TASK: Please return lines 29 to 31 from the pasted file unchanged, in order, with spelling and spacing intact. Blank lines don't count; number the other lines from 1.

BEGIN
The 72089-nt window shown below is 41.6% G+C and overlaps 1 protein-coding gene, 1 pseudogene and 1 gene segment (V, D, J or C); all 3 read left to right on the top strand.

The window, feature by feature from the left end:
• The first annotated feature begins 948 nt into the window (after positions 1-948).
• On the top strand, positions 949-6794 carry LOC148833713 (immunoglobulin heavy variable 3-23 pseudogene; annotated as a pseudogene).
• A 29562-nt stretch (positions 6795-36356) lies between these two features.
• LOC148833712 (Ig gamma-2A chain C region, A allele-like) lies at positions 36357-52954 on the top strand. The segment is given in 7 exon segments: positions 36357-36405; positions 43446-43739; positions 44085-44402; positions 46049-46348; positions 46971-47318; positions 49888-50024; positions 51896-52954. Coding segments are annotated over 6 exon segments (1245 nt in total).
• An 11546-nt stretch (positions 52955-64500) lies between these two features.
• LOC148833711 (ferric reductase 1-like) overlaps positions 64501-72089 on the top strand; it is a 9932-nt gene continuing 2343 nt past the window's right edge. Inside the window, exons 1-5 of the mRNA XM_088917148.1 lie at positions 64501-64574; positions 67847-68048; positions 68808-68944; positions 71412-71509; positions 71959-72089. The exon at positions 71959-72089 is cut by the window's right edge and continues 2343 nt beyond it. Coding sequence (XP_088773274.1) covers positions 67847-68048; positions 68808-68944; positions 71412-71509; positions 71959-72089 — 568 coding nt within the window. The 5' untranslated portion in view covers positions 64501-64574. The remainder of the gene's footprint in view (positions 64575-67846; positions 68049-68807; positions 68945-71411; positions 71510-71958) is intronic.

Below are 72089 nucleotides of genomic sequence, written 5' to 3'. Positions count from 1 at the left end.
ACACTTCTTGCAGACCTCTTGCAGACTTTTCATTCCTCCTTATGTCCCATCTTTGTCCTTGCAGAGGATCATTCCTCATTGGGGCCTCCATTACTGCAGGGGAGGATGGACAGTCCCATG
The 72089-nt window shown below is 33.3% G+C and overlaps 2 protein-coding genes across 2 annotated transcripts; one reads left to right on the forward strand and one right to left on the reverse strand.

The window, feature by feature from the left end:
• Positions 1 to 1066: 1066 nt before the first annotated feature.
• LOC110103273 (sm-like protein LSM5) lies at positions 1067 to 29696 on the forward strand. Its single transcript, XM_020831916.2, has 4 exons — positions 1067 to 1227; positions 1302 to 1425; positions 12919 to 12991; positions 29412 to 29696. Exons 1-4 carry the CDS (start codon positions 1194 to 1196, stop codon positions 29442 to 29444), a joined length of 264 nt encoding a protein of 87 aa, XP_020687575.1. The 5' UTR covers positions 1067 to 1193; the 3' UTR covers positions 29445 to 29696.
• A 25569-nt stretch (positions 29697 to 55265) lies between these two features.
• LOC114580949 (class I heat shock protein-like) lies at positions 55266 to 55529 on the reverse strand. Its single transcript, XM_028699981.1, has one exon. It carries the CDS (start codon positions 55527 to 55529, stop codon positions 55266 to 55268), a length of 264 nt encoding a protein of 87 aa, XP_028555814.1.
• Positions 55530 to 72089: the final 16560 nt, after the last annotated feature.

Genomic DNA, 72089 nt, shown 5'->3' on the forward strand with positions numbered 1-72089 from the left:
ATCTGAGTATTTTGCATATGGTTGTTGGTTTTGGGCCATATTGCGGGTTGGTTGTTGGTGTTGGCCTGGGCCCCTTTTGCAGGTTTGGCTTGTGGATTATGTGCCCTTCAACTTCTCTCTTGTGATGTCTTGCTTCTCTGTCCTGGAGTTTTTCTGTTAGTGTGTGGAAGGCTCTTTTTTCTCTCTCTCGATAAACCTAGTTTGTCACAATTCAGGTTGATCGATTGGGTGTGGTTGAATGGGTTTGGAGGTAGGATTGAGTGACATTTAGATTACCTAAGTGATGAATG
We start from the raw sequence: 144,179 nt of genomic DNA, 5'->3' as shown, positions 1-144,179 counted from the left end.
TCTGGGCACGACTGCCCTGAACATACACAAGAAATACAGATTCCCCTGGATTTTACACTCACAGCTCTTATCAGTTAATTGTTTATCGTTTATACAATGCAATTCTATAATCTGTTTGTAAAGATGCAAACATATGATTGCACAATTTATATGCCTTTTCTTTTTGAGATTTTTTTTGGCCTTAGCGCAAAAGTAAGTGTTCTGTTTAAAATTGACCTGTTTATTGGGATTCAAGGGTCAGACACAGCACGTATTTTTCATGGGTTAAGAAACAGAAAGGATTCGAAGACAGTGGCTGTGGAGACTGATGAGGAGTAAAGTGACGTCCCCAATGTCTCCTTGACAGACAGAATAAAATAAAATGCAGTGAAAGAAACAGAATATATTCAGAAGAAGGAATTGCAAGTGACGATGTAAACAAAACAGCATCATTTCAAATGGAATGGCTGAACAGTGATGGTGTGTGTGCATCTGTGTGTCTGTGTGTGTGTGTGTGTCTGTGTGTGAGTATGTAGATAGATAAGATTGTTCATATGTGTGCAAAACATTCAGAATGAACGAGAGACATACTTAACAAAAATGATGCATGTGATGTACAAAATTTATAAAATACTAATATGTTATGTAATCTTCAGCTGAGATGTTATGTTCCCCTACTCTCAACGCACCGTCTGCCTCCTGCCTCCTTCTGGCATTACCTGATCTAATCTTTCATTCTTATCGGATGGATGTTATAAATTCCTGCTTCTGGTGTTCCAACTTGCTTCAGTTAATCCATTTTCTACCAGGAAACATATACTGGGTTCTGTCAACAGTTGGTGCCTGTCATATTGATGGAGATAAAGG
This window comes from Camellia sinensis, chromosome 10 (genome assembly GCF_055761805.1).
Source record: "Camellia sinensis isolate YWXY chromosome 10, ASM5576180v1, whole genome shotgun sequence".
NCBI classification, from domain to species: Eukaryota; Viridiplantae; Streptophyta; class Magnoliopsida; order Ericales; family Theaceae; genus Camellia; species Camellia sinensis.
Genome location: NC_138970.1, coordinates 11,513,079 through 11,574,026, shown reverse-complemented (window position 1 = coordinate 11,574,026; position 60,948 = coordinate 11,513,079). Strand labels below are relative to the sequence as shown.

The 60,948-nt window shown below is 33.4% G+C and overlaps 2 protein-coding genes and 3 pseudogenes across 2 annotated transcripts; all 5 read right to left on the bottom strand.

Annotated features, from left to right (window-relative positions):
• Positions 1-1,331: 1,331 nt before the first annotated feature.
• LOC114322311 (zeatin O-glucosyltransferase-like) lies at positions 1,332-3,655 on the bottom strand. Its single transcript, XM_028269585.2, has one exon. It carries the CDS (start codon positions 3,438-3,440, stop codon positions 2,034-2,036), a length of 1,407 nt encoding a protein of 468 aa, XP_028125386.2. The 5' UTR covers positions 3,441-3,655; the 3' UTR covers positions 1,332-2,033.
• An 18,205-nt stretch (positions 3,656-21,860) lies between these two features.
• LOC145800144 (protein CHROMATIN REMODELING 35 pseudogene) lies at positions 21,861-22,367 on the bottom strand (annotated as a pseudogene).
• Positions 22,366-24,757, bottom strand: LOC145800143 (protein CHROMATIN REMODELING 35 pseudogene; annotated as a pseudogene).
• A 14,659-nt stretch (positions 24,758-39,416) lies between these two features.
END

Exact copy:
• LOC114322311 (zeatin O-glucosyltransferase-like) lies at positions 1,332-3,655 on the bottom strand. Its single transcript, XM_028269585.2, has one exon. It carries the CDS (start codon positions 3,438-3,440, stop codon positions 2,034-2,036), a length of 1,407 nt encoding a protein of 468 aa, XP_028125386.2. The 5' UTR covers positions 3,441-3,655; the 3' UTR covers positions 1,332-2,033.
• An 18,205-nt stretch (positions 3,656-21,860) lies between these two features.
• LOC145800144 (protein CHROMATIN REMODELING 35 pseudogene) lies at positions 21,861-22,367 on the bottom strand (annotated as a pseudogene).